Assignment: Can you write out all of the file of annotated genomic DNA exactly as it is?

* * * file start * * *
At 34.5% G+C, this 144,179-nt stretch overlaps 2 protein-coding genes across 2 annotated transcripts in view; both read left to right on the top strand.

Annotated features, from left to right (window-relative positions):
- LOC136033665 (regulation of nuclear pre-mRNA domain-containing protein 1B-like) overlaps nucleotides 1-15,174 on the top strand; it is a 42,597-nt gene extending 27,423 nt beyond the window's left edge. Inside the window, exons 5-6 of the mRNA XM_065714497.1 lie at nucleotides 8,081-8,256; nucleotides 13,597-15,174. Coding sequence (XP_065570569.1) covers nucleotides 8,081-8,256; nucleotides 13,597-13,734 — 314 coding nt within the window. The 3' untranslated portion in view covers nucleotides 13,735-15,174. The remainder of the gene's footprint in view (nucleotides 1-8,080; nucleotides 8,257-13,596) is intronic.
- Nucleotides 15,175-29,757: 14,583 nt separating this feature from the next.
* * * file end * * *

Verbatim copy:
At 34.5% G+C, this 144,179-nt stretch overlaps 2 protein-coding genes across 2 annotated transcripts in view; both read left to right on the top strand.

Annotated features, from left to right (window-relative positions):
- LOC136033665 (regulation of nuclear pre-mRNA domain-containing protein 1B-like) overlaps nucleotides 1-15,174 on the top strand; it is a 42,597-nt gene extending 27,423 nt beyond the window's left edge. Inside the window, exons 5-6 of the mRNA XM_065714497.1 lie at nucleotides 8,081-8,256; nucleotides 13,597-15,174. Coding sequence (XP_065570569.1) covers nucleotides 8,081-8,256; nucleotides 13,597-13,734 — 314 coding nt within the window. The 3' untranslated portion in view covers nucleotides 13,735-15,174. The remainder of the gene's footprint in view (nucleotides 1-8,080; nucleotides 8,257-13,596) is intronic.
- Nucleotides 15,175-29,757: 14,583 nt separating this feature from the next.